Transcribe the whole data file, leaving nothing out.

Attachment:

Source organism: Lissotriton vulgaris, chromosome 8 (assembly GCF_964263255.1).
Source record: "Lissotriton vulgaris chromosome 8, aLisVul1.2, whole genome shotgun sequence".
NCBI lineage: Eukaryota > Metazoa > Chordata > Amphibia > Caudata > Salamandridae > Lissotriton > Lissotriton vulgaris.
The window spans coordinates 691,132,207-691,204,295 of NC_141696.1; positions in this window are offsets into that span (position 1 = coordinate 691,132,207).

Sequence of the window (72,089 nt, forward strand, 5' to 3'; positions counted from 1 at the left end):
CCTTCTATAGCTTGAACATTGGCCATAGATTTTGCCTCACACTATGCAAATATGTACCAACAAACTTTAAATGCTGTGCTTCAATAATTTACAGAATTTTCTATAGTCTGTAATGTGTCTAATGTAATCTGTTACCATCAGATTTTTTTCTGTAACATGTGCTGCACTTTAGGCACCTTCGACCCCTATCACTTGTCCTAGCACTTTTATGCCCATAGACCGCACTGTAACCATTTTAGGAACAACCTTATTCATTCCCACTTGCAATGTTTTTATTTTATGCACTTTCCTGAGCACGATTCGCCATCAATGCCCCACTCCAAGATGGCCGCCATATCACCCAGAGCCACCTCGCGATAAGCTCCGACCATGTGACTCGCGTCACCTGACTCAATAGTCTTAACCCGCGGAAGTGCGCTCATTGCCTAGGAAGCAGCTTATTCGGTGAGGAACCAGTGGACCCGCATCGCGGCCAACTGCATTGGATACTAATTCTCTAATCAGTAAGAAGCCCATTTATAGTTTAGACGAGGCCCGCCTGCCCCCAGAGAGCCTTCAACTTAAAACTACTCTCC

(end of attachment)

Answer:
Source organism: Lissotriton vulgaris, chromosome 8 (assembly GCF_964263255.1).
Source record: "Lissotriton vulgaris chromosome 8, aLisVul1.2, whole genome shotgun sequence".
NCBI lineage: Eukaryota > Metazoa > Chordata > Amphibia > Caudata > Salamandridae > Lissotriton > Lissotriton vulgaris.
The window spans coordinates 691,132,207-691,204,295 of NC_141696.1; positions in this window are offsets into that span (position 1 = coordinate 691,132,207).

Sequence of the window (72,089 nt, forward strand, 5' to 3'; positions counted from 1 at the left end):
CCTTCTATAGCTTGAACATTGGCCATAGATTTTGCCTCACACTATGCAAATATGTACCAACAAACTTTAAATGCTGTGCTTCAATAATTTACAGAATTTTCTATAGTCTGTAATGTGTCTAATGTAATCTGTTACCATCAGATTTTTTTCTGTAACATGTGCTGCACTTTAGGCACCTTCGACCCCTATCACTTGTCCTAGCACTTTTATGCCCATAGACCGCACTGTAACCATTTTAGGAACAACCTTATTCATTCCCACTTGCAATGTTTTTATTTTATGCACTTTCCTGAGCACGATTCGCCATCAATGCCCCACTCCAAGATGGCCGCCATATCACCCAGAGCCACCTCGCGATAAGCTCCGACCATGTGACTCGCGTCACCTGACTCAATAGTCTTAACCCGCGGAAGTGCGCTCATTGCCTAGGAAGCAGCTTATTCGGTGAGGAACCAGTGGACCCGCATCGCGGCCAACTGCATTGGATACTAATTCTCTAATCAGTAAGAAGCCCATTTATAGTTTAGACGAGGCCCGCCTGCCCCCAGAGAGCCTTCAACTTAAAACTACTCTCC